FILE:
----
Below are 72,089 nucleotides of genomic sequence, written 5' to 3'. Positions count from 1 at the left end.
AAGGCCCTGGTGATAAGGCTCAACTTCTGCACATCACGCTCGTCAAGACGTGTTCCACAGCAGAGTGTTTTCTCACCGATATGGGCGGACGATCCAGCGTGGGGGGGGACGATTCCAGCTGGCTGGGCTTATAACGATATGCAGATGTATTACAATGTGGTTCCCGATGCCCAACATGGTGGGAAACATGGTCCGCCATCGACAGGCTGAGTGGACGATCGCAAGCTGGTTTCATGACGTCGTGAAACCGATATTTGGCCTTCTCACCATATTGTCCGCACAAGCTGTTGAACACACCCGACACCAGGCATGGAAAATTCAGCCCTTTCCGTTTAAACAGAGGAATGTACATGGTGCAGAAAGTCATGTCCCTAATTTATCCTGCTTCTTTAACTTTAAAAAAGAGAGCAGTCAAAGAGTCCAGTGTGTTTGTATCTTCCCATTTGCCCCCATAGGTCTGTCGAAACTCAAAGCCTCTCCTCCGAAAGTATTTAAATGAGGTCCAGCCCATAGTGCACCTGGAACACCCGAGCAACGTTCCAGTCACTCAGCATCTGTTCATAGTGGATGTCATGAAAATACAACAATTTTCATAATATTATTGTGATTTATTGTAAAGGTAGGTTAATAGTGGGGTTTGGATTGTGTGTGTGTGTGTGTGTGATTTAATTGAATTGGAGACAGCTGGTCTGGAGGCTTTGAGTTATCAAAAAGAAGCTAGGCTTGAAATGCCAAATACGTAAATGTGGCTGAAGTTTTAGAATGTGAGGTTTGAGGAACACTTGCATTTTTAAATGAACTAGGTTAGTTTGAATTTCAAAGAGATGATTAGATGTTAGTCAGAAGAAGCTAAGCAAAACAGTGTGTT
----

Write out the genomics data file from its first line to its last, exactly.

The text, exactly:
Below are 72,089 nucleotides of genomic sequence, written 5' to 3'. Positions count from 1 at the left end.
AAGGCCCTGGTGATAAGGCTCAACTTCTGCACATCACGCTCGTCAAGACGTGTTCCACAGCAGAGTGTTTTCTCACCGATATGGGCGGACGATCCAGCGTGGGGGGGGACGATTCCAGCTGGCTGGGCTTATAACGATATGCAGATGTATTACAATGTGGTTCCCGATGCCCAACATGGTGGGAAACATGGTCCGCCATCGACAGGCTGAGTGGACGATCGCAAGCTGGTTTCATGACGTCGTGAAACCGATATTTGGCCTTCTCACCATATTGTCCGCACAAGCTGTTGAACACACCCGACACCAGGCATGGAAAATTCAGCCCTTTCCGTTTAAACAGAGGAATGTACATGGTGCAGAAAGTCATGTCCCTAATTTATCCTGCTTCTTTAACTTTAAAAAAGAGAGCAGTCAAAGAGTCCAGTGTGTTTGTATCTTCCCATTTGCCCCCATAGGTCTGTCGAAACTCAAAGCCTCTCCTCCGAAAGTATTTAAATGAGGTCCAGCCCATAGTGCACCTGGAACACCCGAGCAACGTTCCAGTCACTCAGCATCTGTTCATAGTGGATGTCATGAAAATACAACAATTTTCATAATATTATTGTGATTTATTGTAAAGGTAGGTTAATAGTGGGGTTTGGATTGTGTGTGTGTGTGTGTGTGATTTAATTGAATTGGAGACAGCTGGTCTGGAGGCTTTGAGTTATCAAAAAGAAGCTAGGCTTGAAATGCCAAATACGTAAATGTGGCTGAAGTTTTAGAATGTGAGGTTTGAGGAACACTTGCATTTTTAAATGAACTAGGTTAGTTTGAATTTCAAAGAGATGATTAGATGTTAGTCAGAAGAAGCTAAGCAAAACAGTGTGTT